Committee of the Centers for Disease Control and Prevention (CDC) published guidelines for the prevention of
surgical-site infections in 1999.Both patient and operation characteristics were examined to determine risk
factors (predisposing factors) and prevention measures pertinent to SSI.The patient characteristics found to
possibly increase the risk of SSI including diabetes, nicotine use, steroid use malnutrition, prolonged
preoperative hospital stay, preoperative nares colonization with Staphylococcus aureus,and perioperative
transfusion. In addition, older age, obesity, remote body site infection, and systematic immunocompromised
may increase risk of SSI[6,1,12].
DOI: 10.9790/0853-14117101106

101 | Page

Surgical Site Infections: Predisposing factors and Prevention

Diabetes mellitus has often been noted as a risk factor for SSI,acute fluctuation in glucose control may also be
important. In a prospective study of 1000 cardiothoracic surgery patients, hyperglycemia (serum glucose >200
mg/dL.) in the 48 hours post procedure were associated with 102% increase in the risk for wound infection
[13].Risk also increased incrementally with further elevations in glucose, however, the degree of long-term
glucose(as measured by glycosylated hemoglobin levels at time of surgery) did not impact infection risk. As a
result of this and similar studies, intensive glucose control during the perioperative period among cardiac
surgical patients is now considered a basic SSI prevention practice [14].
Advance age in adults has been noted as a risk factor for SSI;however questions often arise as to
whether age serves simply as a marker for underlying illness or whether immunosenescence associated with
advance leads to an increased link of infection. In contrast a recent study of greater than 72,000 surgical patients
found that, after adjustment for hospital type, procedure type, and duration, wound class, and American Society
Anesthesiologists (ASA) score, the risk of SSI decreased with advance age(decrease of 1.1%/ year as patient age
Surgical procedure factors.Surgical procedure itself can lead to increased risk factor for SSI.Breaks in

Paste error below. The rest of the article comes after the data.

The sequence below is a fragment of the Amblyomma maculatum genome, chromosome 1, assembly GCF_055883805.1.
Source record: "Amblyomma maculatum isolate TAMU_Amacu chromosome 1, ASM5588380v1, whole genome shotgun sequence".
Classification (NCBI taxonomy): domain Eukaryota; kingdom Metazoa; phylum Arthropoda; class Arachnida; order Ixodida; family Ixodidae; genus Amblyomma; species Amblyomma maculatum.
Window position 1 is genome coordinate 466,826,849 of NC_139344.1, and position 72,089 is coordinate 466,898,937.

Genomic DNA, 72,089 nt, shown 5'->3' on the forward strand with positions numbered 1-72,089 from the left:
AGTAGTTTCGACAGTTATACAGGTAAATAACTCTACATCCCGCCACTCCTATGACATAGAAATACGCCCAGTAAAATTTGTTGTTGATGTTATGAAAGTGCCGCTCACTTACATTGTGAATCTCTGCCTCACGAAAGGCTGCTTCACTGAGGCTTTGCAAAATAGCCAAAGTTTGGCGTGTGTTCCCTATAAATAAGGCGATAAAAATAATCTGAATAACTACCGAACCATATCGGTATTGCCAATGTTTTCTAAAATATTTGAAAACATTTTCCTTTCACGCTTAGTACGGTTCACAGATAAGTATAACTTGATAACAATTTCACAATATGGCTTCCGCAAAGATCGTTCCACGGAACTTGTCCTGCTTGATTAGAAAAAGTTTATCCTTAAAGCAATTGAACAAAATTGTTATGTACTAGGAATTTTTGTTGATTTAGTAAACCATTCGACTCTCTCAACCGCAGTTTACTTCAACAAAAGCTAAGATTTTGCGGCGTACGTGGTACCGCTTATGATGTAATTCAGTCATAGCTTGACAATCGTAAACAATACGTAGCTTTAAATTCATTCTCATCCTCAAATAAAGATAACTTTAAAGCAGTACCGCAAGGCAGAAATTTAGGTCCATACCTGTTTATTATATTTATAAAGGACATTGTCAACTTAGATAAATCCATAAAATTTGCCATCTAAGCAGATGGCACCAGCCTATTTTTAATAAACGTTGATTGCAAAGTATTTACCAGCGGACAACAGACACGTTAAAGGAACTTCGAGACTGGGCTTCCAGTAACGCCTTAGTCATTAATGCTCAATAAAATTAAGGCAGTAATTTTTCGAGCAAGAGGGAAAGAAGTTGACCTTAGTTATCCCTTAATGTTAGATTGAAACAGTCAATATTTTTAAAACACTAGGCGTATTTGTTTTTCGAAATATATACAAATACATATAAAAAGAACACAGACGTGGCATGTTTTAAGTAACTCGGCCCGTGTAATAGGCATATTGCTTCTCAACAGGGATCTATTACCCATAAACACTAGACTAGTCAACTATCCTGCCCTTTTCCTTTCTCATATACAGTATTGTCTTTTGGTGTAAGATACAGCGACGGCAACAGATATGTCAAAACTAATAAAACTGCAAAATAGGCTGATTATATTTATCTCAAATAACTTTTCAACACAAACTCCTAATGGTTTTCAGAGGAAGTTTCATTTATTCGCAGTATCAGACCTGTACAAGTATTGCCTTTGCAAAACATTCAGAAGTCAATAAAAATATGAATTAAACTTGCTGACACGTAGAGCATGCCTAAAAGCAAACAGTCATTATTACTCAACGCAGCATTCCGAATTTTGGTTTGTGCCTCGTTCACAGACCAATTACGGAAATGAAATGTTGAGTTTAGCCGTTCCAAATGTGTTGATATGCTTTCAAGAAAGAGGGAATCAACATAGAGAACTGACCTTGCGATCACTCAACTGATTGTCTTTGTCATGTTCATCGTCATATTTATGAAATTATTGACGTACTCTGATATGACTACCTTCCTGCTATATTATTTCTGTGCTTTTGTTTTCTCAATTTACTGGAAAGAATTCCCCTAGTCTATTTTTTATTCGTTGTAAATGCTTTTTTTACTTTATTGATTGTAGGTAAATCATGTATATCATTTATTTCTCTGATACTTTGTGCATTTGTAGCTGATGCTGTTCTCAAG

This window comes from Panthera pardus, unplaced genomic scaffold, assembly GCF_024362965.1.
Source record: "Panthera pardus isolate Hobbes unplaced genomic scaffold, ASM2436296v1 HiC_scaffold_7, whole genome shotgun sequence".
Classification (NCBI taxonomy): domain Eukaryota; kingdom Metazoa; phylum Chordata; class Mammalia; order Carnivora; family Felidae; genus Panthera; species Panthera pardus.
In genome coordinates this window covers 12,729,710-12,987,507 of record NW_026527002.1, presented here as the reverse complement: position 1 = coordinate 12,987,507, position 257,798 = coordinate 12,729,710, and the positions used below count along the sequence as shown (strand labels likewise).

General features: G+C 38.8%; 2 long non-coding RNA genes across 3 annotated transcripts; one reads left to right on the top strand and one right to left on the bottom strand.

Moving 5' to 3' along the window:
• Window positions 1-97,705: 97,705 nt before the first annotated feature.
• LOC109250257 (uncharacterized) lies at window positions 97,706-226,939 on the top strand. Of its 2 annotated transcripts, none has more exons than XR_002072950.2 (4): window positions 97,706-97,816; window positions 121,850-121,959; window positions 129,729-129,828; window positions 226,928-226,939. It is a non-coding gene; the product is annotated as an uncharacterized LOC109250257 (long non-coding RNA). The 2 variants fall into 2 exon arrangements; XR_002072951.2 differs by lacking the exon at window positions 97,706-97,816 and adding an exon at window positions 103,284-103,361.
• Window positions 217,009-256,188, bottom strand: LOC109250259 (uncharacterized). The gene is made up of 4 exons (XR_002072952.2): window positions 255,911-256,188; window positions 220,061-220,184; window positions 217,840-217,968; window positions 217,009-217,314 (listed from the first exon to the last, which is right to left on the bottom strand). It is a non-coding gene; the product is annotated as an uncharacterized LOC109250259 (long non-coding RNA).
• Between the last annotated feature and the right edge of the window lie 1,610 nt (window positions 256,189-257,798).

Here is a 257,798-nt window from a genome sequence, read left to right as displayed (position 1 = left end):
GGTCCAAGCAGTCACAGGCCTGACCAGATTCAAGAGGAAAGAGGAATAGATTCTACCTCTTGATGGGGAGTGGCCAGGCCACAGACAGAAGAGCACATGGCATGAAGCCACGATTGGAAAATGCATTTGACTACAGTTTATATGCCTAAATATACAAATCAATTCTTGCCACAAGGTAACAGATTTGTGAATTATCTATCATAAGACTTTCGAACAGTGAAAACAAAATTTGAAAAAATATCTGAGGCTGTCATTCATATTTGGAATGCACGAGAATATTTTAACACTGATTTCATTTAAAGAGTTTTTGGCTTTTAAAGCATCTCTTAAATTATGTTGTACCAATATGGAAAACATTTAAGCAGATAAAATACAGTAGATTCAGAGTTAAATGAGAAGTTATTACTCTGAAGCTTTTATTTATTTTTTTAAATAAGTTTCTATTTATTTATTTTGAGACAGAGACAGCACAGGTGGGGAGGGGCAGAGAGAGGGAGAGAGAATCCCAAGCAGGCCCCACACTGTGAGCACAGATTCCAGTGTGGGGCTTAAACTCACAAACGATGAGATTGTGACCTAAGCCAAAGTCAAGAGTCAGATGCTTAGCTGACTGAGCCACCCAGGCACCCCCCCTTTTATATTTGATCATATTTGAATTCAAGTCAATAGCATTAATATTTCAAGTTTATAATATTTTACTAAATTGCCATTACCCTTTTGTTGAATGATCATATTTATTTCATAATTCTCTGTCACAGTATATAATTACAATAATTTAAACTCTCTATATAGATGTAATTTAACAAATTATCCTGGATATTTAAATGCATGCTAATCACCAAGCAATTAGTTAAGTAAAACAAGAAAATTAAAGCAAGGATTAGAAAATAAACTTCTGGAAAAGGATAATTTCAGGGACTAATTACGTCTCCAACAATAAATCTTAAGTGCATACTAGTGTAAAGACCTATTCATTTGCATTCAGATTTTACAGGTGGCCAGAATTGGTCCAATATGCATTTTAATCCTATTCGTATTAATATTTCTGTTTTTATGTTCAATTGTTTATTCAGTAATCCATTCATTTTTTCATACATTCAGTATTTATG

the sterile technique during the procedure, failure or incomplete preparation of the skin with antiseptic cleansers,
improper ventilation of the operating suite, and use of flash (i.e., emergent/immediate) sterilization of surgical
instruments[16],can all contribute the development of of SSI.The rate of contamination of sterile instrument
trays correlat4s with the duration such trays are left exposed and uncovered [17].Increased traffic in the
operating room(0R)may lead to increased bacterial shedding and airborne contamination. At study of nearly
3000 surgical procedures noted a fourfold increase in SSI frequency between surgical cases with 0 to 8 people
entering the 0R during the case and those more than 17 people in the room [18].While this finding was not
significant in multivariate analysis, it seems prudent that 0R traffic be minimized as a part of good surgical
practice. The method of hair removal is important, as shaving with a razor (vs. use of clippers or no hair removal
at all) leaves small micro abrasions around the operating site that may harbor bacteria. Finally, failure to
administer prophylactic antibiotics) correct dose, correct timing prior to incision) is a major factor in in the
development of SSI[5]..
Patient risk factor evaluation.Manyrisk factors for infection are unrelated; hence a patient with one risk
factor is also likely to have others. Methods to ascertain an individuals overall risk for the development of an
SSI have been devised to account for the multiple factors involved in the pathogenesis of wound infections.
Developed and tested on more than 58,000 patients during the Centers for Disease Control and Prevention
Study on the Efficacy of Nosocomial Infection Control(SENIC),one each index takes into account the
traditional(evaluation)assessment of the level of wound contamination together with three patient-and
procedure related risk factors[19].Undergoing an operation involving the abdomen, having a procedure lasting
longer than two hours, and the presence of three or more discharge diagnosis(as a surrogate for identifying the
complicating patient) were all independent risk factors for a wound infection. Their inclusions with the